Survey Summary

After reaching out to 136 CCCU schools, the Student Press Coalition collected survey data from 49 private Christian universities that have student-run newspapers. We received two surveys from the two co-editors of Taylor University’s student publication, resulting in 50 total survey responses.


We found that 70% of schools with student-run publications have advisers in place who can control what stories are printed. Nearly 20% of publication policies say the student publication exists wholly or partially as university public relations. About half of student editors believe it is fair to deem these or other policies their school holds as “censorship.”


At least 84% of CCCU publications are university-owned and university-funded. Partially because of this, many university personnel (advisers or other university employees) have the ability to supervise publication staff activity, control published content, supervise finances and/or manage the tip line; yet only 56% of advisers have experience in mainstream news, according to their university publication’s student editors. However, there is promising news: 88% of respondents said their advisors support journalists, even if the administration is upset.




On a scale of 1–5, with one being “not at all” and five being “absolutely,” less than one-fourth of student editors chose five, rating that their private university absolutely gives them the same freedom of press that public universities give their students. Many student editors have felt pressured to change, edit or remove an article completely after it’s been published in print or online. Forty-eight percent of student editors have been asked or know of an instance at their school where a student has been asked by university personnel to stop pursuing an article.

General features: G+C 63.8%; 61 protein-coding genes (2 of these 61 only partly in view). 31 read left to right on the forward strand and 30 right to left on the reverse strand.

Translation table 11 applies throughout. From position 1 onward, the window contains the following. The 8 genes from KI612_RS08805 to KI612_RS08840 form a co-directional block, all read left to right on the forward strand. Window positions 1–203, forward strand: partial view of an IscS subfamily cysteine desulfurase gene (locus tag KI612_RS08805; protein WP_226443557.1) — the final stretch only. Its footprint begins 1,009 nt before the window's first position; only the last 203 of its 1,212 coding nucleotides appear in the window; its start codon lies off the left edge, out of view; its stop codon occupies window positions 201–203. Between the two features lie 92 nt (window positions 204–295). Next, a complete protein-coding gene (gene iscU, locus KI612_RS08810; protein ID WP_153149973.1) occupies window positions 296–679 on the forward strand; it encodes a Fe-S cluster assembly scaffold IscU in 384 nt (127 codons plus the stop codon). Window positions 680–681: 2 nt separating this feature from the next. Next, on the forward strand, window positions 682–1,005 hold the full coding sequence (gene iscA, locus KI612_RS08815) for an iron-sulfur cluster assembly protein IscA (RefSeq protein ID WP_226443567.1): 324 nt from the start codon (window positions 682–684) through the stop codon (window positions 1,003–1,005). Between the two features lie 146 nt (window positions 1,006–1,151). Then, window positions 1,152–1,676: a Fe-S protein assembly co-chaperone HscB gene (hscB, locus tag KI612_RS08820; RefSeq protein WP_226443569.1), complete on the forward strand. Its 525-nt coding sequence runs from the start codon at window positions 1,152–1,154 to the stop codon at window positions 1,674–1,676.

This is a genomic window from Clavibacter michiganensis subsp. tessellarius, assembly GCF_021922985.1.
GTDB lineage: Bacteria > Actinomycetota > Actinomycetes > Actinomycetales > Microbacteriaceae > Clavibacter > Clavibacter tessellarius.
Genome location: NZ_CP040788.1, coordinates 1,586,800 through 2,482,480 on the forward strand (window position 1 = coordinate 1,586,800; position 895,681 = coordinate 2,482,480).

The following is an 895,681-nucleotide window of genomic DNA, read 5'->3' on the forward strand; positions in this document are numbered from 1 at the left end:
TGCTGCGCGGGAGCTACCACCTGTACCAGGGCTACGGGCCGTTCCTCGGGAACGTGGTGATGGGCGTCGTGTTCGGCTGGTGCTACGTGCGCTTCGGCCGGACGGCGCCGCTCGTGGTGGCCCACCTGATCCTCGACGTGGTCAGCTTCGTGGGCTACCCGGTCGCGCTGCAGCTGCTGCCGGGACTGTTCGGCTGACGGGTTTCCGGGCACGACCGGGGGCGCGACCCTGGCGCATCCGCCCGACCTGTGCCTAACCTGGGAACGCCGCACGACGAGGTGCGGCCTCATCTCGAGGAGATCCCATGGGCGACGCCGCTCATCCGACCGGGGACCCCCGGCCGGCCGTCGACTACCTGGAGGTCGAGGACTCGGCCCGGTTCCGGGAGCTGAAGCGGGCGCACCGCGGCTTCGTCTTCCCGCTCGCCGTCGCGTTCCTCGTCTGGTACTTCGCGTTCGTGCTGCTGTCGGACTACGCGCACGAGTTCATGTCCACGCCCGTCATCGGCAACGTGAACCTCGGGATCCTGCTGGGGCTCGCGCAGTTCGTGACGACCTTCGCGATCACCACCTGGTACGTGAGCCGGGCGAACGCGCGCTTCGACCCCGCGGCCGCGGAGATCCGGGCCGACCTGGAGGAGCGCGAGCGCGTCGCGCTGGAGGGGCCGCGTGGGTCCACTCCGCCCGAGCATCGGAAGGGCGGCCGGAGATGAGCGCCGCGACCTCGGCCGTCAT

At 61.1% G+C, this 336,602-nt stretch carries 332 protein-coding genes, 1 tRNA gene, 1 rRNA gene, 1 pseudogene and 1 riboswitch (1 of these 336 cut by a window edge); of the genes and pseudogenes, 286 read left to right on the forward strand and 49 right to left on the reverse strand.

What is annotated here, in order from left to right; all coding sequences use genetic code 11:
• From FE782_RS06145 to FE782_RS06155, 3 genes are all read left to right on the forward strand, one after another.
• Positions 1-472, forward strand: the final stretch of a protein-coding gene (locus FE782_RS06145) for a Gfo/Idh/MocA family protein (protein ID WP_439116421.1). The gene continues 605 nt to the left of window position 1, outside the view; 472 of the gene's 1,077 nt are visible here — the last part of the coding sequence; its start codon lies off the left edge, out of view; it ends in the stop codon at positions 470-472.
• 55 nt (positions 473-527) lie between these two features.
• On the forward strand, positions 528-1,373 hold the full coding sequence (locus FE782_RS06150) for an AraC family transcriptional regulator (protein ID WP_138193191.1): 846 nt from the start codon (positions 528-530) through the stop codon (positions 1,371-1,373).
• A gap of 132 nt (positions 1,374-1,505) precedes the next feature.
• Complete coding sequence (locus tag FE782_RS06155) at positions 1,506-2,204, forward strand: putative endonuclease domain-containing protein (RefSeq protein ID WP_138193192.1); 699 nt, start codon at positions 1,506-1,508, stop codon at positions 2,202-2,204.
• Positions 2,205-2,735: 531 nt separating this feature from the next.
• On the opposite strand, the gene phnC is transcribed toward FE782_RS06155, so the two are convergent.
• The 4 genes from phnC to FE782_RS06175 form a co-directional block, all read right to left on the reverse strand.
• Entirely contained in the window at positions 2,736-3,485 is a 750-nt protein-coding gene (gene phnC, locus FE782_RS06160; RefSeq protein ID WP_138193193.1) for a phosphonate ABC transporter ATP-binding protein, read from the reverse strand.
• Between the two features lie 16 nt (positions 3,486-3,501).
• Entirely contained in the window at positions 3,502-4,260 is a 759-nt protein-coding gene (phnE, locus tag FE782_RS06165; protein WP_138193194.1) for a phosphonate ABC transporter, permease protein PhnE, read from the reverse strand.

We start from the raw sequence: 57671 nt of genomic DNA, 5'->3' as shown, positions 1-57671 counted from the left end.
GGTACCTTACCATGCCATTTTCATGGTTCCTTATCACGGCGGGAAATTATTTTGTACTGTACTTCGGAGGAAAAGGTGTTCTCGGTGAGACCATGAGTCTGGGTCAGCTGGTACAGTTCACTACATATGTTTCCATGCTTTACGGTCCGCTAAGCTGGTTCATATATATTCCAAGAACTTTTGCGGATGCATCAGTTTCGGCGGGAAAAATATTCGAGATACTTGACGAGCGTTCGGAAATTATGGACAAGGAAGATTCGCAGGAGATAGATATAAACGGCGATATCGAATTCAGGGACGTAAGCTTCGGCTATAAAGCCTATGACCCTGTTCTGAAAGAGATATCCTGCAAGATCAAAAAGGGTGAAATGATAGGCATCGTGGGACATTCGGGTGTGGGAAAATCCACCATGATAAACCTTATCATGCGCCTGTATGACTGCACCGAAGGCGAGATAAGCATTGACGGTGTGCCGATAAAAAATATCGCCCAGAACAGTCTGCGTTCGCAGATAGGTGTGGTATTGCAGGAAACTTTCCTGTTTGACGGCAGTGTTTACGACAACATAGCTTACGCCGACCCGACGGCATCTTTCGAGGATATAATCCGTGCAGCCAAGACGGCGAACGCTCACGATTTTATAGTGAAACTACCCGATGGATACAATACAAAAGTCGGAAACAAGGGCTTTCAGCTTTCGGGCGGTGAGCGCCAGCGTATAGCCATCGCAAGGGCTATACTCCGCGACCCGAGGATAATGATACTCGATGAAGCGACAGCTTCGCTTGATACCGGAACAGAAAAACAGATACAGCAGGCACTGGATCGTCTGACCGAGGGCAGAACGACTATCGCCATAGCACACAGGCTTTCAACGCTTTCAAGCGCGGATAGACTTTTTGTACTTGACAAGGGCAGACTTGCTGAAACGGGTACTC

This censored news culture could be a contributing factor to student journalists feeling morally uncomfortable writing articles about certain topics, specifically ones that might put institutions or individuals in a negative light. Using the 1–5 rating system, with one being “not at all” and five being “immensely, ” 20% chose five, rating that the Christian culture at their school immensely affects which stories their publication chooses to cover. More than one-fourth of editors don’t pursue stories because they are loyal to their university and don’t want to make it look bad.


With the same rating system, with one being “not prepared at all” and five being “very prepared,” we found that only 32% of student editors feel very prepared to be a journalist. Even less (26.5%) feel very prepared to work at a mainstream media publication or news outlet. Despite some of our findings on CCCU journalism education, 20.4% feel very prepared for PR or marketing fields, nearly as much as the previously mentioned areas.



While we received a high response rate for this survey from CCCU schools, we would love to see future research done to continue the conversation surrounding censorship in private universities.

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